Looking more broadly at the power of incumbency, there have been 13 sitting presidents since World War II who were on the general election ballot. Nine of them won. The four losers all faced special circumstances. Gerald Ford had not previously been elected to anything more than the U.S. House; he ascended to the vice-presidency and then the presidency when disgraced predecessors resigned, and he pardoned the president who appointed him, the especially disgraced Richard Nixon. Jimmy Carter was caught up in a historical realignment that he had held off four years earlier by carrying his native South, which then resumed a massive Republican trend. George H.W. Bush suffered from a terrible economy but then also a party split (third-party candidate Ross Perot won a lot of previously Republican voters). And we all know about Donald J. Trump, who was impeached twice and seemed determined to offend swing voters.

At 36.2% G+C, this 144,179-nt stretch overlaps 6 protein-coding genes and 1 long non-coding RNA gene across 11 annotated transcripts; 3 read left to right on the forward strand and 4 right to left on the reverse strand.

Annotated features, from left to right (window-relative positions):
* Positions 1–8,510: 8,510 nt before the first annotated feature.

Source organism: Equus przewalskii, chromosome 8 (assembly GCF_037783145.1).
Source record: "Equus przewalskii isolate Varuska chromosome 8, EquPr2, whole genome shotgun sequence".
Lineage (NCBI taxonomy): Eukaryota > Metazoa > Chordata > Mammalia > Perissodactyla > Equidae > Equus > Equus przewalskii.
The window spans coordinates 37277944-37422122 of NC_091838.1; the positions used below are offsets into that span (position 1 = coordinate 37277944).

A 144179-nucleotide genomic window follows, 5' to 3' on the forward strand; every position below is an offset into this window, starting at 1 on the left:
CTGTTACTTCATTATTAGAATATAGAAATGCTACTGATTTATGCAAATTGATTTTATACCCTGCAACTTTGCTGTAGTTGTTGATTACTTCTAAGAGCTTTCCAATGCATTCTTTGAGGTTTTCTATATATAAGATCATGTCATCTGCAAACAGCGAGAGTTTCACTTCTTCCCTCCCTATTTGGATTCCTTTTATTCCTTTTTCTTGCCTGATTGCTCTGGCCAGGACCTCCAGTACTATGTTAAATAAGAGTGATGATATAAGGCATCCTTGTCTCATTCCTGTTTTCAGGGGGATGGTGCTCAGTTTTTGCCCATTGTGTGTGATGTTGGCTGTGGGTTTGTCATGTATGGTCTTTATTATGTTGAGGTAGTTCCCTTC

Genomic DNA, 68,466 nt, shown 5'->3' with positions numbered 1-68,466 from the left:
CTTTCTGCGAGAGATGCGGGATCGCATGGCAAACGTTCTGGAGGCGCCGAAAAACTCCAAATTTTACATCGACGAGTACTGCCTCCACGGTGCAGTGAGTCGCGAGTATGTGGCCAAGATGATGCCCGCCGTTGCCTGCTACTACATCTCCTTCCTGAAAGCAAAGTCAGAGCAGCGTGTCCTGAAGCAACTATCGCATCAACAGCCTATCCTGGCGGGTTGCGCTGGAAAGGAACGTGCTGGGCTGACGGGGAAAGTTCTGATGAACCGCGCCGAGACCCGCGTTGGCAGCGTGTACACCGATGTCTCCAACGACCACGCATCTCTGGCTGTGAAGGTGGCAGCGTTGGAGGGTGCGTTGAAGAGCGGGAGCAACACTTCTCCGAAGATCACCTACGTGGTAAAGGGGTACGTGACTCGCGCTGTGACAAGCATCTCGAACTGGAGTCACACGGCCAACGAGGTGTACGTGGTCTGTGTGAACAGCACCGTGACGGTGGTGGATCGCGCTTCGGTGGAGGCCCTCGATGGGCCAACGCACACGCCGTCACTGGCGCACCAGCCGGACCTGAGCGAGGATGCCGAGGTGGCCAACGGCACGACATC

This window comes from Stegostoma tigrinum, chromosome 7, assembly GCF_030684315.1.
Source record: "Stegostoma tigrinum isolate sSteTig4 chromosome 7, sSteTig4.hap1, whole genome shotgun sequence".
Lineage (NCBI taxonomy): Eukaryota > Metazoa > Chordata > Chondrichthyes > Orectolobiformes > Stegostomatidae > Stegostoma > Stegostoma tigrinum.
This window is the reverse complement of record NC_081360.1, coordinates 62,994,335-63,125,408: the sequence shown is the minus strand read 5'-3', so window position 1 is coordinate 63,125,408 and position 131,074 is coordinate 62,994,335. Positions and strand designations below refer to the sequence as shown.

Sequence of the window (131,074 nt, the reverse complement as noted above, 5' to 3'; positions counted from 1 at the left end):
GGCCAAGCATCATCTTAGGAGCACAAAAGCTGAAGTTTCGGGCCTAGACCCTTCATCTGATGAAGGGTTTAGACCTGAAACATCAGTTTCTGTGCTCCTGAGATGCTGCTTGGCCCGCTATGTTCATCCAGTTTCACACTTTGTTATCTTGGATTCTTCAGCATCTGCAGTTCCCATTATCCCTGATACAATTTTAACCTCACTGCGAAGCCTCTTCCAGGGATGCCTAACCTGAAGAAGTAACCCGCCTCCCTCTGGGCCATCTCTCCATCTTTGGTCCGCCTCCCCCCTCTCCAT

In retrospect, what’s most remarkable is that Ford and Trump very nearly got reelected despite their handicaps, exhibiting not the weakness but the strength of incumbency. And it’s with that perspective that any early handicapping of a potential 2024 rematch should be considered. Trump benefited from incumbency in 2020, as will Biden in 2024. So the idea that the 45th president has some built-in advantage over the 46th — absent the renewed election coup so many of us fear — doesn’t make a lot of sense.